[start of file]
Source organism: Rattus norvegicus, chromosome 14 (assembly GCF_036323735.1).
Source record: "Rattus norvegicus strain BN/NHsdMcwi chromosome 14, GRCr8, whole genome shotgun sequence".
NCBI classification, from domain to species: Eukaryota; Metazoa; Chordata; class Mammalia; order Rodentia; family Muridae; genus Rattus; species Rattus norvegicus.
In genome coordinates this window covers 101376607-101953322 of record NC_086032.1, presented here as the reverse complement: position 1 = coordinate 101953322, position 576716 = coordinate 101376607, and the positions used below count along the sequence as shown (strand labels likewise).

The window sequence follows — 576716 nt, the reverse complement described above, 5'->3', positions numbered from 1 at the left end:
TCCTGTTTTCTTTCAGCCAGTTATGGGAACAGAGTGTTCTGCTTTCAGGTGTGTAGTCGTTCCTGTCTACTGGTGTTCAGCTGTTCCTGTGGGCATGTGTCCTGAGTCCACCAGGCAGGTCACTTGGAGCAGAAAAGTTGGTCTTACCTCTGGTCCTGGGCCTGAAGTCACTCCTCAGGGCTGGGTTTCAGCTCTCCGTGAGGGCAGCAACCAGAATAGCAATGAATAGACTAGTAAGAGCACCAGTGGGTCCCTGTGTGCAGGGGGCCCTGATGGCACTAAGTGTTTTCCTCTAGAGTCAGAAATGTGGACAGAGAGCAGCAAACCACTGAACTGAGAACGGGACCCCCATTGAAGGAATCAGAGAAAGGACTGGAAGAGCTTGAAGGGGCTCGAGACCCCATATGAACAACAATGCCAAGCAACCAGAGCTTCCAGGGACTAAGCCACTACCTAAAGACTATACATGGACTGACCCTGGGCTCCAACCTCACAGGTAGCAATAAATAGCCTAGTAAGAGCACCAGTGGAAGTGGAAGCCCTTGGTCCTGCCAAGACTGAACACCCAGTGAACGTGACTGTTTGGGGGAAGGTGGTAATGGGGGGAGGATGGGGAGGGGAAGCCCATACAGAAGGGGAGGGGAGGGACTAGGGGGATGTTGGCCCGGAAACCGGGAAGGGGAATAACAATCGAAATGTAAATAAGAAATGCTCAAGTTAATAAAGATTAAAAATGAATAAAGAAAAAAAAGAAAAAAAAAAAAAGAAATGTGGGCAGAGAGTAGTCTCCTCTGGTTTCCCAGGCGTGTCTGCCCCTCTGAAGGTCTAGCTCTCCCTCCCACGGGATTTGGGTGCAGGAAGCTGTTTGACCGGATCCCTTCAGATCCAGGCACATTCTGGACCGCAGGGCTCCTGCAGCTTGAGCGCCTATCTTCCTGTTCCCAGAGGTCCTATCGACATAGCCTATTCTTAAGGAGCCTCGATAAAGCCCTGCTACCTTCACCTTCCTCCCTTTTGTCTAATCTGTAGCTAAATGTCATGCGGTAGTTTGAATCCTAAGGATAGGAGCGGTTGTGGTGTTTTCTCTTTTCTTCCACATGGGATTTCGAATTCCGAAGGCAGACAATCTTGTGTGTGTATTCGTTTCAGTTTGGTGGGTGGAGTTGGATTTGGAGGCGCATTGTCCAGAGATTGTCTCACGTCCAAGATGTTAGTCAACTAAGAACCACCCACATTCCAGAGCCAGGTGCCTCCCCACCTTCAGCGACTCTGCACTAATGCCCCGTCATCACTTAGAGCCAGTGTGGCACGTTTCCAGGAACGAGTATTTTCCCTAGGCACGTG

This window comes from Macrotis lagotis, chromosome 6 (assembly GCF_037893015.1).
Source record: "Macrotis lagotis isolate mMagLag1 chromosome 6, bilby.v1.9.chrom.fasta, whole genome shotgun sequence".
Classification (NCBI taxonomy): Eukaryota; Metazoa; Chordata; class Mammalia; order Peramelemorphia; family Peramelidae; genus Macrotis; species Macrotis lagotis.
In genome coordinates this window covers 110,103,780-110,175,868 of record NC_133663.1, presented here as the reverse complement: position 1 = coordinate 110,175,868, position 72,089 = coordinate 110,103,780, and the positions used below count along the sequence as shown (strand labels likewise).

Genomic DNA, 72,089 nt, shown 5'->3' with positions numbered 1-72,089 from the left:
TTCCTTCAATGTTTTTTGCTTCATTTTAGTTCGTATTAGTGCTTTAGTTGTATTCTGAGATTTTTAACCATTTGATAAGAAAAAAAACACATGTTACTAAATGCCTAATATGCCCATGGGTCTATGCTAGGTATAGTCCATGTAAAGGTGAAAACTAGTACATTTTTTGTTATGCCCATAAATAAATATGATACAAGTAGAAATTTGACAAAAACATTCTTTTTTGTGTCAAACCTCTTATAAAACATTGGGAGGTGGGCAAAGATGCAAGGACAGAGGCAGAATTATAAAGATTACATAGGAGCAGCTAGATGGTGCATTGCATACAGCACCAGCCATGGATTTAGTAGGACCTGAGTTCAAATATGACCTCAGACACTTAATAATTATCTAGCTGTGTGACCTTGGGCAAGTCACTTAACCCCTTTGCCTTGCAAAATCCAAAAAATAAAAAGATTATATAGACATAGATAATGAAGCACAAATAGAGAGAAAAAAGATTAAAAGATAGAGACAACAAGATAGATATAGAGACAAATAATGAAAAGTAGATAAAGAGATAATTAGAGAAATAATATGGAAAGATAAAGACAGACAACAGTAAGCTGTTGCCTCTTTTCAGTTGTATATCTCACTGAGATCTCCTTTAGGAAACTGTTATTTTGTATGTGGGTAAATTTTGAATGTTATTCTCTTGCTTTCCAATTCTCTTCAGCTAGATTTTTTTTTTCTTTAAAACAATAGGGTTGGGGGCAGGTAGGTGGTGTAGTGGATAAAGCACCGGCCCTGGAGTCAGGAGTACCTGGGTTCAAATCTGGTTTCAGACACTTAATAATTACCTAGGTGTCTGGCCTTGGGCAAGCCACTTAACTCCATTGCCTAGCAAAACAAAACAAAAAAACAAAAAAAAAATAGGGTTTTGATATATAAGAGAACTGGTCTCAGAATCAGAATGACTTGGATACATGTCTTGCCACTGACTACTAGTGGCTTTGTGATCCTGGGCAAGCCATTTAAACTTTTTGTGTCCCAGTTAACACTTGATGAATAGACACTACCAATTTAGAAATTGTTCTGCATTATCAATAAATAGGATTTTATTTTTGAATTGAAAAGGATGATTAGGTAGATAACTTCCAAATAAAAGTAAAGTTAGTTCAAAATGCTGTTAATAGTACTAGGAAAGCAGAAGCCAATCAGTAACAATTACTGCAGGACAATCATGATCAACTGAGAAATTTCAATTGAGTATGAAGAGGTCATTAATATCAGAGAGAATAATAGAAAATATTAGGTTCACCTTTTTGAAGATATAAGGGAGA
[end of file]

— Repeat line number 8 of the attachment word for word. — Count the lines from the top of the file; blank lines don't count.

Source record: "Macrotis lagotis isolate mMagLag1 chromosome 6, bilby.v1.9.chrom.fasta, whole genome shotgun sequence".